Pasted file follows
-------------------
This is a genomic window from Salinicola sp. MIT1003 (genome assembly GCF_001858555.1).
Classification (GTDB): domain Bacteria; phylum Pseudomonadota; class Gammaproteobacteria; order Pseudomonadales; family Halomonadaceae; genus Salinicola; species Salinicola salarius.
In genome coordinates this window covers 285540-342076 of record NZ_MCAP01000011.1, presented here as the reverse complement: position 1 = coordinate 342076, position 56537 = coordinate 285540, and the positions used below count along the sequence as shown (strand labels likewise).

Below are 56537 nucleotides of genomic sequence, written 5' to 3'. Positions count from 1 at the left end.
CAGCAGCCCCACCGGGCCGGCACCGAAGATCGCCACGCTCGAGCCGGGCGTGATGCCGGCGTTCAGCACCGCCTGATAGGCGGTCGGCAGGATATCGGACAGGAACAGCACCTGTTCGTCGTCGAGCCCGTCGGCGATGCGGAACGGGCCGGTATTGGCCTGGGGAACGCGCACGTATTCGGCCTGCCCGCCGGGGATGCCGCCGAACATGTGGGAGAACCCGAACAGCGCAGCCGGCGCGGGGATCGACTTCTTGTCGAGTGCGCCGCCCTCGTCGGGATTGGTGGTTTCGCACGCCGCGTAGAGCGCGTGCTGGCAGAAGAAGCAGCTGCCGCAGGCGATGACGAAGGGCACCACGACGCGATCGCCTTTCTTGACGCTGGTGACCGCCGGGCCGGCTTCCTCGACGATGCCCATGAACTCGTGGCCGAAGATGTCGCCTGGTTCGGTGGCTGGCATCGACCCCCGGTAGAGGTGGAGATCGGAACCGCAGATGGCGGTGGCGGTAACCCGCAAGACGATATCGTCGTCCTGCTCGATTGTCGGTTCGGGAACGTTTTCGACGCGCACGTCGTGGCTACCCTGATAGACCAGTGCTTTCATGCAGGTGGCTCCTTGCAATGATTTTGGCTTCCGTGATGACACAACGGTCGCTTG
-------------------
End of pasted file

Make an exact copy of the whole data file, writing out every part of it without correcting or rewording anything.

This is a genomic window from Salinicola sp. MIT1003 (genome assembly GCF_001858555.1).
Classification (GTDB): domain Bacteria; phylum Pseudomonadota; class Gammaproteobacteria; order Pseudomonadales; family Halomonadaceae; genus Salinicola; species Salinicola salarius.
In genome coordinates this window covers 285540-342076 of record NZ_MCAP01000011.1, presented here as the reverse complement: position 1 = coordinate 342076, position 56537 = coordinate 285540, and the positions used below count along the sequence as shown (strand labels likewise).

Below are 56537 nucleotides of genomic sequence, written 5' to 3'. Positions count from 1 at the left end.
CAGCAGCCCCACCGGGCCGGCACCGAAGATCGCCACGCTCGAGCCGGGCGTGATGCCGGCGTTCAGCACCGCCTGATAGGCGGTCGGCAGGATATCGGACAGGAACAGCACCTGTTCGTCGTCGAGCCCGTCGGCGATGCGGAACGGGCCGGTATTGGCCTGGGGAACGCGCACGTATTCGGCCTGCCCGCCGGGGATGCCGCCGAACATGTGGGAGAACCCGAACAGCGCAGCCGGCGCGGGGATCGACTTCTTGTCGAGTGCGCCGCCCTCGTCGGGATTGGTGGTTTCGCACGCCGCGTAGAGCGCGTGCTGGCAGAAGAAGCAGCTGCCGCAGGCGATGACGAAGGGCACCACGACGCGATCGCCTTTCTTGACGCTGGTGACCGCCGGGCCGGCTTCCTCGACGATGCCCATGAACTCGTGGCCGAAGATGTCGCCTGGTTCGGTGGCTGGCATCGACCCCCGGTAGAGGTGGAGATCGGAACCGCAGATGGCGGTGGCGGTAACCCGCAAGACGATATCGTCGTCCTGCTCGATTGTCGGTTCGGGAACGTTTTCGACGCGCACGTCGTGGCTACCCTGATAGACCAGTGCTTTCATGCAGGTGGCTCCTTGCAATGATTTTGGCTTCCGTGATGACACAACGGTCGCTTG